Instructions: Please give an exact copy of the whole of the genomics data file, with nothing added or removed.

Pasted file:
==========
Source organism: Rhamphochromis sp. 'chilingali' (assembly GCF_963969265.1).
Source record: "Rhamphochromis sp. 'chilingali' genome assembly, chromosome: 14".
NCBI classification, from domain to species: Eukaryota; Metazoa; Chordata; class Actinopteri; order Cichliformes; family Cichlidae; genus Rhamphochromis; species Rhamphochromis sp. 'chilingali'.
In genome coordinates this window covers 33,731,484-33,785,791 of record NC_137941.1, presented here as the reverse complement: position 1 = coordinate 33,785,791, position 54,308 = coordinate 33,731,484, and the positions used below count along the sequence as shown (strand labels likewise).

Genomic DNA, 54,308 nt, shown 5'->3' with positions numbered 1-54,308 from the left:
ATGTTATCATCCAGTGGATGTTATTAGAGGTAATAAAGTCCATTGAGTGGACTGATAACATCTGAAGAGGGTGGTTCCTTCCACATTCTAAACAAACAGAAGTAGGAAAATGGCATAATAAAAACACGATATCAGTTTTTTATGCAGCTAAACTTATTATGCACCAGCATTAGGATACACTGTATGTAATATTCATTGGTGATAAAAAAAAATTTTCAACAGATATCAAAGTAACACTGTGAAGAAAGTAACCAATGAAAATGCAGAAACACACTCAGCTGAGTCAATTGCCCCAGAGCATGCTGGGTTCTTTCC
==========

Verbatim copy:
Source organism: Rhamphochromis sp. 'chilingali' (assembly GCF_963969265.1).
Source record: "Rhamphochromis sp. 'chilingali' genome assembly, chromosome: 14".
NCBI classification, from domain to species: Eukaryota; Metazoa; Chordata; class Actinopteri; order Cichliformes; family Cichlidae; genus Rhamphochromis; species Rhamphochromis sp. 'chilingali'.
In genome coordinates this window covers 33,731,484-33,785,791 of record NC_137941.1, presented here as the reverse complement: position 1 = coordinate 33,785,791, position 54,308 = coordinate 33,731,484, and the positions used below count along the sequence as shown (strand labels likewise).

Genomic DNA, 54,308 nt, shown 5'->3' with positions numbered 1-54,308 from the left:
ATGTTATCATCCAGTGGATGTTATTAGAGGTAATAAAGTCCATTGAGTGGACTGATAACATCTGAAGAGGGTGGTTCCTTCCACATTCTAAACAAACAGAAGTAGGAAAATGGCATAATAAAAACACGATATCAGTTTTTTATGCAGCTAAACTTATTATGCACCAGCATTAGGATACACTGTATGTAATATTCATTGGTGATAAAAAAAAATTTTCAACAGATATCAAAGTAACACTGTGAAGAAAGTAACCAATGAAAATGCAGAAACACACTCAGCTGAGTCAATTGCCCCAGAGCATGCTGGGTTCTTTCC